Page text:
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Wednesday, June 17, 2009

September 29th, 1993 "Native Americans Join Festival" The Littleton Courier Newspaper

I was REALLY tickled to find this newspaper article on microfilm down at the Littleton Public Library as it reveals quite a bit of information. In this article, "Chief-For-Life" Homer St. Francis was escorted by a police cruiser or cruiser's into the town of Littleton, Grafton County, New Hampshire. They rode in a white limousine, beads, feathers and all!. They stepped out of the limousine, in front of the Thayer's Inn Hotel on main street Littleton (as thats where Nancy Cruger's basement temporary office was, at least in October 1993 and the Chamber of Commerce "booth"/Visitor's Center was located right across from the Thayer's Inn Hotel).
The article goes on to say that Homer St. Francis was "Chief" of the Abenaki Nation and prominent spokesman for Native American rights, was here, dressed in his feathered headress. His bodyguard, Darrell Larocque, was said he was "diplomatic ambassador and sovereign representative of the Abenaki Nation" also was on hand as was Chief Walter Watso, "honorary chief of the Missisquoi" (a tribe of the Abenaki Nation) and chief of the Abenaki of Quebec. Others in the group were spouses and children.
So, not only were these "Diplomatic Ambassador of the Abenaki" Cards being issued, promoted by "Chief" Homer St. Francis and then used by Nancy Millette - Cruger -Lyons, but also by her first cousin Richard Ray Hunt, Darrell Larocque, Dee Brightstar, etc., etc.
Also, representing Vermont Gov. Howard Dean's Commission on Native American Affairs was Native American Mark Mitchell of Barnet, Vermont.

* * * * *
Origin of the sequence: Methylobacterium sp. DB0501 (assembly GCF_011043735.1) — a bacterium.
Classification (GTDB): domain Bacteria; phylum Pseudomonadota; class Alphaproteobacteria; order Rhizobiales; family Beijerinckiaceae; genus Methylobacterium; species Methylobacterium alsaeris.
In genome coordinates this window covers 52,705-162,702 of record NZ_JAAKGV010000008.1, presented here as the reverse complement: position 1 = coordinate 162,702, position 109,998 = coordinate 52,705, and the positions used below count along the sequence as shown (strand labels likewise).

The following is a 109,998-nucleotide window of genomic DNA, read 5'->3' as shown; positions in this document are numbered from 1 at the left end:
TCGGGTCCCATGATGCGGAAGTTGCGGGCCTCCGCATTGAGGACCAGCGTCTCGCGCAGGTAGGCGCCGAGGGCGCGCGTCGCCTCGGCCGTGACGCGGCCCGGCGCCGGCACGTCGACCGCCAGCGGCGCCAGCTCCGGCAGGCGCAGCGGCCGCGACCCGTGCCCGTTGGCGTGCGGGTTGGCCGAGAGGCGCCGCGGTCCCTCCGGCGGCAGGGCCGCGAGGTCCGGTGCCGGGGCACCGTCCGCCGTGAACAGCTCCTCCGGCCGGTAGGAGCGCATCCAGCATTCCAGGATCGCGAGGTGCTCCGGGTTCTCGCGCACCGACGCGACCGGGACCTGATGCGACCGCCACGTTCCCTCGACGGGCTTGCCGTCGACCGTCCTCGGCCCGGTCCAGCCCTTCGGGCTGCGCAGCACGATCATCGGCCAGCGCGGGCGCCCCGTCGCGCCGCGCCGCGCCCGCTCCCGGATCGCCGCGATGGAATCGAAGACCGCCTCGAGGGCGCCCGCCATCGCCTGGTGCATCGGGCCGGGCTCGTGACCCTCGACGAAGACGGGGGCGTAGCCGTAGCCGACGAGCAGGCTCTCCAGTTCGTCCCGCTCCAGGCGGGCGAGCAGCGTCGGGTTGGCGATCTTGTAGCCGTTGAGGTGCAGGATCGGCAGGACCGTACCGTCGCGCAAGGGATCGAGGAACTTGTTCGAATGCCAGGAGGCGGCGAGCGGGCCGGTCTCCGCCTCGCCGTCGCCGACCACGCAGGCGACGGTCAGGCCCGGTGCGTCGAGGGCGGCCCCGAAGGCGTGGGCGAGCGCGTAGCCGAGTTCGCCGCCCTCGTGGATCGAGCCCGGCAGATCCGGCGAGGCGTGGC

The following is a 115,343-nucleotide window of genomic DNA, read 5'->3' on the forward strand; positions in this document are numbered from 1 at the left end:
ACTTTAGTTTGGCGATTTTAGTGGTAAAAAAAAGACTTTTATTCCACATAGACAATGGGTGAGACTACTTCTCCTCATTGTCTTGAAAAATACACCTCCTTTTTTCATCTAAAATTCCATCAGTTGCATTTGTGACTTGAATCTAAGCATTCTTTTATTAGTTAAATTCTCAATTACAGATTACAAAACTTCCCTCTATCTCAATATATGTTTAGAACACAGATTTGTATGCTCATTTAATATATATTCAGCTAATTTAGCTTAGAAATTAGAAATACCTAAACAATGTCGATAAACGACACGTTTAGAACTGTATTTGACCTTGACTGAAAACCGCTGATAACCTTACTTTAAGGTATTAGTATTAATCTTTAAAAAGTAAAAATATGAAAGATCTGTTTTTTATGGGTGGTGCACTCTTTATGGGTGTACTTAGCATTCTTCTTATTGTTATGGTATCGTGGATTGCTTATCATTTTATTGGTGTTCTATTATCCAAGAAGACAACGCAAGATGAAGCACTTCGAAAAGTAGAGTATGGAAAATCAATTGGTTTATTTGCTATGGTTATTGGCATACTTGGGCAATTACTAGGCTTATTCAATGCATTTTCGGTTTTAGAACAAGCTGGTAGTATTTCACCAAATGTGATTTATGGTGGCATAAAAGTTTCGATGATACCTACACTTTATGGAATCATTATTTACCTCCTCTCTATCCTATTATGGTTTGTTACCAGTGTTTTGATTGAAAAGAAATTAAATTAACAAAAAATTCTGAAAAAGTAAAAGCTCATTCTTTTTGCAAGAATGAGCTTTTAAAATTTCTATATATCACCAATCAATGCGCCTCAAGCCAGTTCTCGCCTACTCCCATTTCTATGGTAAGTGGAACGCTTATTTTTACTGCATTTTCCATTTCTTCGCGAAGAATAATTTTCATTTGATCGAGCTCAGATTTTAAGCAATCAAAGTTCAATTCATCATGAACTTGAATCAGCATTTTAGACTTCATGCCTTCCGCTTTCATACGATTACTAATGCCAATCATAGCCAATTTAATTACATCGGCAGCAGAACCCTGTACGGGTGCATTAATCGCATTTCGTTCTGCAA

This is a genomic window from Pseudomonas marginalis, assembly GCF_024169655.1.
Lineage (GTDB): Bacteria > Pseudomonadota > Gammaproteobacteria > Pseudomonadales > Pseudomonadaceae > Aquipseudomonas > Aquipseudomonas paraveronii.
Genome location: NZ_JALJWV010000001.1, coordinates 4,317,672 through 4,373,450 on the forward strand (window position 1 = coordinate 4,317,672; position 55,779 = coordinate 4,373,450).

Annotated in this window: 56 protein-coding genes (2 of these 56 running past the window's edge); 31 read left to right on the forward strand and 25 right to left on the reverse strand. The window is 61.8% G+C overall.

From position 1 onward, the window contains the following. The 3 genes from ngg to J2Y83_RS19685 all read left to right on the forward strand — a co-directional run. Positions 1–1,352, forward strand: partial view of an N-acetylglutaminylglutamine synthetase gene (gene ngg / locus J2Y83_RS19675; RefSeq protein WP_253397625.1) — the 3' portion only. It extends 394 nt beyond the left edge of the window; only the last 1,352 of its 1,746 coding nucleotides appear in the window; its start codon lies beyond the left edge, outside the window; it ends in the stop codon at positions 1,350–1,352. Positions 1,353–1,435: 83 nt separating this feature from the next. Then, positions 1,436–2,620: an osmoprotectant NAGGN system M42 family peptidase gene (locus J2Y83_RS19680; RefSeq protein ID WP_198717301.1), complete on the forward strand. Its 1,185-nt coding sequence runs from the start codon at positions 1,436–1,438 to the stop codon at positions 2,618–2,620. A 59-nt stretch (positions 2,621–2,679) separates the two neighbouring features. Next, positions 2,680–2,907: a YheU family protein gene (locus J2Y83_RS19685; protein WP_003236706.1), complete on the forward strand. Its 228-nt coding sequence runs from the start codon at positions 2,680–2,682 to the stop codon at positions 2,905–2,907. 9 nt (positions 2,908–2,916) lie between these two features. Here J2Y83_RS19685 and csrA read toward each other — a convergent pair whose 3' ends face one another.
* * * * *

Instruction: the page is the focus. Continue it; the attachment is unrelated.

Selectman Katheryn Taylor read a proclamation from Gov. Stephen Merrill, who could not attend. In it he said that this is the first time in the history of the state of New Hampshire that a proclamation has been presented to the Native American community. He proclaimed Sept. 25, 1993 Abenaki Cultural Heritage Day.
So this was the beginning of Nancy's Millette's obtaining many Governor Proclamation's for her Pow-wow events.
Katheryn Taylor also read a proclamation from the Town of Littleton paying tribute to the cultural contribution of the Abenaki whose ancestors "date back ten thousand years." Wow, (2) Proclamations given in one day. No wonder they were all smilling and laughing in the photograph!
Notice the white long-sleeved sweeter that "Chief of the North American Abanaki Nation" was wearing that particular late September day of 1993 and then notice the same attire in the photograph that was on Newton Washurn's shelf in Newt's basketmaking shop. Do the math......Nancy took this and then in July 16th -17th, 1994, while "Chief" Homer and "tribal Judge" Michael "Mike" Delaney were standing there on the sidewalk of Littleton's main street, she "approached" with a framed photograph of her grandfather Reginald Hunt to show Homer St. Francis. "Chief" Homer St. Francis declared to her at being shown this photograph, "by gosh it looks like someone jumped the fence!" and "give her a membership card Mike". So, she got a "Missisquoi Abenaki Membership Card" from this "group" from Swanton, Franklin County, Vermont. She dazzled them, such as Darrell Rechard Laroque, Homer Walter St. Francis, and Michael Delaney, etc., and they were figuring that she could help them in get what they wanted or thought they deserved to have since she had been introduced to the State of N.H. "Officials" and Department Heads down in Concord, to my thinking.
And when Newton Washburn of Bethlehem, New Hampshire was introduced to this bunch of folks from up north in Swanton, Vermont he too recieved a "Missisquoi Abenaki Membership Card" from "Tribal Judge" Michael Delaney! (Some years later though, Newt informed me during the time I was picking up basketmaking from Newt, that such "Membership Card" was null and voided by the so-called "Chief" Homer St. Francis) as had happened to alot of people, including my own "card".

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